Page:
10th Dragoons, part of Grouchy's 2nd Dragoon Division

On the evening of the 31st, General of Division Nicolas Léonard Beker's dragoons located the Bila brothers near Anklam and attacked, driving them to the north bank of the Peene River.[24] Beker talked the Bilas into surrendering on 1 November with 1,100 infantry, 1,073 cavalry, and six colors. The units involved were the 1st battalion of the Grävenitz Infantry Regiment Nr. 57, Sack Grenadier battalion, Quitzow Cuirassier Regiment Nr. 6, one squadron of Bailliodz Cuirassier Regiment Nr. 5, and the remnant of the Gensdarmes Cuirassiers. Historian Digby Smith wrote that Beker's brigade was from General of Division Louis Michel Antoine Sahuc's 4th Dragoon Division.[22] Like Smith, Petre noted that Beker was the French commander, but states that on 1 November Sahuc's division was with Soult at Rathenow, far to the southwest.[25] According to Petre, Beker temporarily took command of the 2nd Dragoon Division when Grouchy became ill earlier in the campaign. Petre's narrative strongly suggests that the 2nd Dragoon Division was involved, not the 4th.[26]

Küstrin fortress fell on 1 November to General of Brigade Nicolas Hyacinthe Gautier's brigade of Davout's III Corps. The brigade, which belonged to General of Division Charles-Étienne Gudin de La Sablonnière's 3rd Division, included four battalions of the 25th and 8th Line Infantry Regiments. Oberst von Ingersleben commanded a garrison of 2,400 troops, including 75 troopers of Usedom Hussar Regiment Nr. 10 and the 3rd battalions of the Oranien Infantry Regiment Nr. 19, Zenge Infantry Regiment Nr. 24, and Prince Heinrich Infantry Regiment Nr. 35. Though he had 92 guns and ample stocks of food and ammunition, he quickly capitulated. Ingersleben was later sentenced to be executed for cowardice, but King Frederick William III commuted the sentence to life imprisonment.[22]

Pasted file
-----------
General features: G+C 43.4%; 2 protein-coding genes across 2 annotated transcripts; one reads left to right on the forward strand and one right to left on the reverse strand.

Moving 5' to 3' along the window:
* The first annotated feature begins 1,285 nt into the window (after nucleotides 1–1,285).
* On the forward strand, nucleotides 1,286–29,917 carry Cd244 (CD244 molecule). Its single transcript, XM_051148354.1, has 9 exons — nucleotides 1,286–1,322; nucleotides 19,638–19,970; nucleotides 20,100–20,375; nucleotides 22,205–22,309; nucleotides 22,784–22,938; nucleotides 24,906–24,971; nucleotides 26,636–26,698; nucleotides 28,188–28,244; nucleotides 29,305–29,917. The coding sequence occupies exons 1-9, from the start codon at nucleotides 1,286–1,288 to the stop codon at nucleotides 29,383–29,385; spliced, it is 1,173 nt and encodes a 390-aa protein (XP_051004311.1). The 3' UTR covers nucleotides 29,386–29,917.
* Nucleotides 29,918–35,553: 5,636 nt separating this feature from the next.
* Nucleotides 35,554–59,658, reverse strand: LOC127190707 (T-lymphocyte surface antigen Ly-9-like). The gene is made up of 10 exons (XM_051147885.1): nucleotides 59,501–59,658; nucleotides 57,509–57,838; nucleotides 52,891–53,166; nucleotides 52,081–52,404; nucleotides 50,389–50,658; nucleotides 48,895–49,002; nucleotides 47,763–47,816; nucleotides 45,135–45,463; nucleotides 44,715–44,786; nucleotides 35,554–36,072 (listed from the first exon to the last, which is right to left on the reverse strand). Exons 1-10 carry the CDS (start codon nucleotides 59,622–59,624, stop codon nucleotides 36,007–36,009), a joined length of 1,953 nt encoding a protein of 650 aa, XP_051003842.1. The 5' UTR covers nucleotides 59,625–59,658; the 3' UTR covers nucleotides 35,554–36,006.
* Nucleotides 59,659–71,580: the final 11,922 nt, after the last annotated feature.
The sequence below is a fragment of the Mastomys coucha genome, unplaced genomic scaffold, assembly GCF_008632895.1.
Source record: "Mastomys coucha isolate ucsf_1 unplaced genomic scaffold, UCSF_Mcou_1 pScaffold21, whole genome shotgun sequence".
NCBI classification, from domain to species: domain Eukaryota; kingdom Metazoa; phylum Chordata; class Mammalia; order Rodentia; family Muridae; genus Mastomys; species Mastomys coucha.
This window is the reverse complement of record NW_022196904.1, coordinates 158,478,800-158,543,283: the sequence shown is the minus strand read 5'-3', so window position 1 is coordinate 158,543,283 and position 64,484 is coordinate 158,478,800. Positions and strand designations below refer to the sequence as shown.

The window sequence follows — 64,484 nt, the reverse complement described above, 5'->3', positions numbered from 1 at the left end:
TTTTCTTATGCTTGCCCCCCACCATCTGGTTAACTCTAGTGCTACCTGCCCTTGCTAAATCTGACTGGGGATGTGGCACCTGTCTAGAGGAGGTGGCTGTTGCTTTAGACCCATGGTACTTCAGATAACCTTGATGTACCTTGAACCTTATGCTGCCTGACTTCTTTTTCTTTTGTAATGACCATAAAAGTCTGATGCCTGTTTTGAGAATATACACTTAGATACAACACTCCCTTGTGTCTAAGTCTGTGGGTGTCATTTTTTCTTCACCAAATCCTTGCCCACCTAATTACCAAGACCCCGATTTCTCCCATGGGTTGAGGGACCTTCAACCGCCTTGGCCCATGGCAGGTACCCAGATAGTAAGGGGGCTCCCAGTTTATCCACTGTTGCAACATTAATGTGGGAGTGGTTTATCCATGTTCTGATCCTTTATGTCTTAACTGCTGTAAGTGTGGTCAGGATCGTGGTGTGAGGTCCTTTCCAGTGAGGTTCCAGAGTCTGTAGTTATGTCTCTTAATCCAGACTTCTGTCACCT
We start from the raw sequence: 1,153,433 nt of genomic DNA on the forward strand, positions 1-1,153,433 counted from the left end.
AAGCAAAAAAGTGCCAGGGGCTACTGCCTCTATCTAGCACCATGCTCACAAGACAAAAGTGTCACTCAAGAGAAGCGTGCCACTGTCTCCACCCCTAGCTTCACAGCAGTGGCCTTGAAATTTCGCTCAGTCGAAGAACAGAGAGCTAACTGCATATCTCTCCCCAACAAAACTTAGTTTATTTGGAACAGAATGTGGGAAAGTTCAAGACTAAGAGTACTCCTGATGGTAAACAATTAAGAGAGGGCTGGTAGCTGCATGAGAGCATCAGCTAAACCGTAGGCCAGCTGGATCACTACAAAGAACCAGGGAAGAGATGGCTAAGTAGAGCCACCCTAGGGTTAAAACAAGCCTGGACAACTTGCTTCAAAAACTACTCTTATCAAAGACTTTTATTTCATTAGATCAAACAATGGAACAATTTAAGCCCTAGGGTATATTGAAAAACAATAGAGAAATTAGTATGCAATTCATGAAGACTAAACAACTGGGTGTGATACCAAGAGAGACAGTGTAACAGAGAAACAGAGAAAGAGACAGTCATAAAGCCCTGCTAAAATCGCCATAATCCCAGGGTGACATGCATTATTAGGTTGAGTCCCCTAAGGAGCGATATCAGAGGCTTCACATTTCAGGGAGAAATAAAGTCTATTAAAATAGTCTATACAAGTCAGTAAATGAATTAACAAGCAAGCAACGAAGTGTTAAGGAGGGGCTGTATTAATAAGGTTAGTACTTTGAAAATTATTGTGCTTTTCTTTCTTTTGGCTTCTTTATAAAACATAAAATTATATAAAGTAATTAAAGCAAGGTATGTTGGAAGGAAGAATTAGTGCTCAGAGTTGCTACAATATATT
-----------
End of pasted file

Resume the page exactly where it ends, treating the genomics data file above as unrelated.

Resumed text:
On 2 and 3 November, the 22nd Dragoon Regiment from General of Brigade André Joseph Boussart's brigade arrived before Wolgast and secured the capitulation of Oberstleutnant von Prittwitz. A total of 2,500 men, mostly teamsters and non-combatants, and 500 wagons of Park Column Nr. 8 fell into the hands of this unit of Grouchy's 2nd Dragoon Division.[27]


By 3 November, between the Elbe and the Oder, the only remaining Prussian field army was led by Blücher and Lieutenant General Christian Ludwig von Winning, who relieved Saxe-Weimar. There also were garrisons at Madgeburg,[21] Hameln, Nienburg, and Plassenburg.[28] Winning desired to march for the port of Rostock and try to escape by sea. This notion was overruled by Blücher, who wanted to march the 21,000-man force east. He planned to join forces with Lieutenant General Karl Ludwig von Lecoq in Hanover or march on Magdeburg.[29] Soult, Bernadotte, and Murat finally caught up to Blücher at the Battle of Lübeck on 6 November.[30]


  1. ^ Emir Bukhari
    Robert Burnham
  2. ^ Chandler 1966, p. 498.
  3. ^ Petre 1993, p. 159.
  4. ^ Petre 1993, p. 197.
  5. ^ Petre 1993, p. 200.
  6. ^ Petre 1993, p. 195.
  7. ^ Smith 1998, pp. 226-227.
  8. ^ Petre 1993, p. 226.
  9. ^ Petre 1993, pp. 231-233.
  10. ^ Chandler 1966, pp. 499-500.
  11. ^ Petre 1993, p. 239.
  12. ^ Smith 1998, p. 227.
  13. ^ Petre 1993, pp. 241-242.
  14. ^ Petre 1993, pp. 242-246.
  15. ^ Chandler 1966, p. 501.
  16. ^ a b c d Smith 1998, p. 228.
  17. ^ Petre 1993, pp. 251-252.
  18. ^ Petre 1993, pp. 252-253.
  19. ^ Wehrmann 1911, pp. 412-418.
  20. ^ a b Petre 1993, p. 253.
  21. ^ a b c Petre 1993, p. 255.
  22. ^ a b c Smith 1998, p. 229.
  23. ^ Petre 1993, pp. 253-254.
  24. ^ a b Petre 1993, p. 254.
  25. ^ Petre 1993, p. 264.
  26. ^ Petre 1993, p. 222.
  27. ^ Smith 1998, p. 230.
  28. ^ Smith 1998, p. 233.
  29. ^ Petre 1993, pp. 258-259.
  30. ^ Smith 1998, pp. 231-232.


  • Chandler, David (1966). The Campaigns of Napoleon. New York: Macmillan.
  • Petre, F. Loraine (1993). Napoleon's Conquest of Prussia 1806. London: Lionel Leventhal Ltd. ISBN 1-85367-145-2.
  • Smith, Digby (1998). The Napoleonic Wars Data Book. London: Greenhill. ISBN 1-85367-276-9.
  • Wehrmann, Martin (1911). Geschichte der Stadt Stettin (reprint by Weltbild Verlag, Augsburg 1993) (in German). Stettin: Leon Sauniers Buchhandlung. ISBN 3-89350-119-3.
This page was last edited on 19 June 2021, at 13:45